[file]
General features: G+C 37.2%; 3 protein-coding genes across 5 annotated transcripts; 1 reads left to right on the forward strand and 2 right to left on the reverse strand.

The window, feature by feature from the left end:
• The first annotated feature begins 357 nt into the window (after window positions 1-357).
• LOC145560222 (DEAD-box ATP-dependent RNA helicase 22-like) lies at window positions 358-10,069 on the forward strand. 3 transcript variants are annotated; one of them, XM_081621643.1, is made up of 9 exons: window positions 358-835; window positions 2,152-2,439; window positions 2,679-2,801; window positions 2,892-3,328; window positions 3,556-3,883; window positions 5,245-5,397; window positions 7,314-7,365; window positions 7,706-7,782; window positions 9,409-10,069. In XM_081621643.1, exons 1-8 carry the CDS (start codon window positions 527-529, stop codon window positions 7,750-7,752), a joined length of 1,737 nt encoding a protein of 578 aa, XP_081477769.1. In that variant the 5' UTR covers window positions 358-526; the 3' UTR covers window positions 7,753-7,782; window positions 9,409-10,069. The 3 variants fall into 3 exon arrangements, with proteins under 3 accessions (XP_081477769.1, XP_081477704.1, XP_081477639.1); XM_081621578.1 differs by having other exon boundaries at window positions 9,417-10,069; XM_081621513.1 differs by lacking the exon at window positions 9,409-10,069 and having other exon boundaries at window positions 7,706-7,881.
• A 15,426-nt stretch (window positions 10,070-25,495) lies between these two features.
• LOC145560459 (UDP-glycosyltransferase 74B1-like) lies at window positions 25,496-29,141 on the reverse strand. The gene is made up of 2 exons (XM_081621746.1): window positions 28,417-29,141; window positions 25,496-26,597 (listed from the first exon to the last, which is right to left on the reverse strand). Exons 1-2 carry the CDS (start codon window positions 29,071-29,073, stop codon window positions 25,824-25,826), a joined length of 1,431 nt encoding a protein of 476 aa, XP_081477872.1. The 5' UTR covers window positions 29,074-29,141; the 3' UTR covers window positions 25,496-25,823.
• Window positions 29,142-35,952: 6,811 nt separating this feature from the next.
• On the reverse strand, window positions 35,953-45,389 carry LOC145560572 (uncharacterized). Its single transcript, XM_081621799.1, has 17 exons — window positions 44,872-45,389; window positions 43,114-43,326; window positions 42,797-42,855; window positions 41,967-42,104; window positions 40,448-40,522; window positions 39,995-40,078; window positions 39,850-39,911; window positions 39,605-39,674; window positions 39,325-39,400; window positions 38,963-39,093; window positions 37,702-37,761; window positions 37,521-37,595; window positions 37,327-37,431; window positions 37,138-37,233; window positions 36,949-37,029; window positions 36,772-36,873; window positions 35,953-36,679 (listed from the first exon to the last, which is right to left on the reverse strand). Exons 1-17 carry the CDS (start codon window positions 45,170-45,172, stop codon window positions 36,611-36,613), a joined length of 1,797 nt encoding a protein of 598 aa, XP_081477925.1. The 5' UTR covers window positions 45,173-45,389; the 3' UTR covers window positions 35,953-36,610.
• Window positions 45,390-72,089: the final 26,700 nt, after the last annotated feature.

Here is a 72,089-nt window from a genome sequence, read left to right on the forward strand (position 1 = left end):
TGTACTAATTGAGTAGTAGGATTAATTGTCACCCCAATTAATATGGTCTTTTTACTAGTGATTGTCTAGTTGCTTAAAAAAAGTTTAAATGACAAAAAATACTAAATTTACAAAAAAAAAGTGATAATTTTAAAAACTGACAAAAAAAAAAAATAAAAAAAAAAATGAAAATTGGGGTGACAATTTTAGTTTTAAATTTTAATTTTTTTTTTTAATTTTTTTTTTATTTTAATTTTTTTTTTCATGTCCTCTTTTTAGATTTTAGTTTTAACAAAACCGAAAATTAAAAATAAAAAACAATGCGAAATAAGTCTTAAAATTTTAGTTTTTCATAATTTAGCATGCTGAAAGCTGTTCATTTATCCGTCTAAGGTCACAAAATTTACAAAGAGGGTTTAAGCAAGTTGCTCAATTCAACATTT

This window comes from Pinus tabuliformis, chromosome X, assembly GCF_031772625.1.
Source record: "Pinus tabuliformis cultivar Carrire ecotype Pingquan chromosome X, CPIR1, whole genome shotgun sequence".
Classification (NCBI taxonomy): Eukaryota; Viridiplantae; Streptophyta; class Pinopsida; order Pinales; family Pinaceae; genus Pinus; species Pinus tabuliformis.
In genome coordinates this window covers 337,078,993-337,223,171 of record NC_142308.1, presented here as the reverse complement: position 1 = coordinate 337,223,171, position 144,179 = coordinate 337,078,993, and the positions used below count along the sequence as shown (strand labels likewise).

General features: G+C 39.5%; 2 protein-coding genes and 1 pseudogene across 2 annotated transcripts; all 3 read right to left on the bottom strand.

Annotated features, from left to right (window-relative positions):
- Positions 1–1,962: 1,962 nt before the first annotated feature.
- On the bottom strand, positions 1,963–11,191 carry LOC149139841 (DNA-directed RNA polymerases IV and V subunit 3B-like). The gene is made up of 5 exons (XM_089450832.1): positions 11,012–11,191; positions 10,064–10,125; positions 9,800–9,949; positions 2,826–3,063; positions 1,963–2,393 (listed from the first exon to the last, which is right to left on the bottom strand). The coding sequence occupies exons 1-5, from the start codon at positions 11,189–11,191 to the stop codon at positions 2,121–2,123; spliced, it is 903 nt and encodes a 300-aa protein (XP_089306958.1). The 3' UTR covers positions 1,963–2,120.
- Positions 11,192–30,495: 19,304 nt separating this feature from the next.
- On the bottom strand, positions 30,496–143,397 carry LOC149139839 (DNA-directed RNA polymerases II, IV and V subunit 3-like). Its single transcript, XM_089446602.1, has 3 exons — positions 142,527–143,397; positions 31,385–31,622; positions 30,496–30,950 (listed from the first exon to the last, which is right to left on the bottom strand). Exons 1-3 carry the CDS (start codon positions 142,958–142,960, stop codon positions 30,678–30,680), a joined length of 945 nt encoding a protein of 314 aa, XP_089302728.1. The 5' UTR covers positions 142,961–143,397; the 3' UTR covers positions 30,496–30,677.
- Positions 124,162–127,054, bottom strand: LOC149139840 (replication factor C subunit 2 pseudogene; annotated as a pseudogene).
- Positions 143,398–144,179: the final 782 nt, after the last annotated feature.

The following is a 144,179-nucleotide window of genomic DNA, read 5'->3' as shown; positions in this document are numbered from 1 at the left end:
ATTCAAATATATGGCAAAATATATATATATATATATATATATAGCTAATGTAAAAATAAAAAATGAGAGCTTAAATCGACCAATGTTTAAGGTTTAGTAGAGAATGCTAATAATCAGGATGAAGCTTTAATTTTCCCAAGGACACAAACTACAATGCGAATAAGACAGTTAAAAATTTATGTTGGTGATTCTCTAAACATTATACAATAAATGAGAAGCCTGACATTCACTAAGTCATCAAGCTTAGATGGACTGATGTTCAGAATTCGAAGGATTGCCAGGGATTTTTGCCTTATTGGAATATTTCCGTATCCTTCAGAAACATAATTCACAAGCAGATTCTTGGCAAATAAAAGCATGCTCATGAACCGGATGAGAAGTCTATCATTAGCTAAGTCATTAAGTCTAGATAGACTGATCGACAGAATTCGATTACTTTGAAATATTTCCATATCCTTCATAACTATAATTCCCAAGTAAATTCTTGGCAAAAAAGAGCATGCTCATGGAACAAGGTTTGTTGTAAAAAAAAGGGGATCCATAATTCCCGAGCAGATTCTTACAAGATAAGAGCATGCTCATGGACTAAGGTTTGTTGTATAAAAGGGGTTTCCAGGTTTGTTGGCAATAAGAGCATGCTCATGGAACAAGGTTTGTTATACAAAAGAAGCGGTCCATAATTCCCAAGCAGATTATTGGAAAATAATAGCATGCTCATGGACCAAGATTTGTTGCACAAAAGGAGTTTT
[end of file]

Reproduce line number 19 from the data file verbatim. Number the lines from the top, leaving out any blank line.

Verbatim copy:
- On the bottom strand, positions 1,963–11,191 carry LOC149139841 (DNA-directed RNA polymerases IV and V subunit 3B-like). The gene is made up of 5 exons (XM_089450832.1): positions 11,012–11,191; positions 10,064–10,125; positions 9,800–9,949; positions 2,826–3,063; positions 1,963–2,393 (listed from the first exon to the last, which is right to left on the bottom strand). The coding sequence occupies exons 1-5, from the start codon at positions 11,189–11,191 to the stop codon at positions 2,121–2,123; spliced, it is 903 nt and encodes a 300-aa protein (XP_089306958.1). The 3' UTR covers positions 1,963–2,120.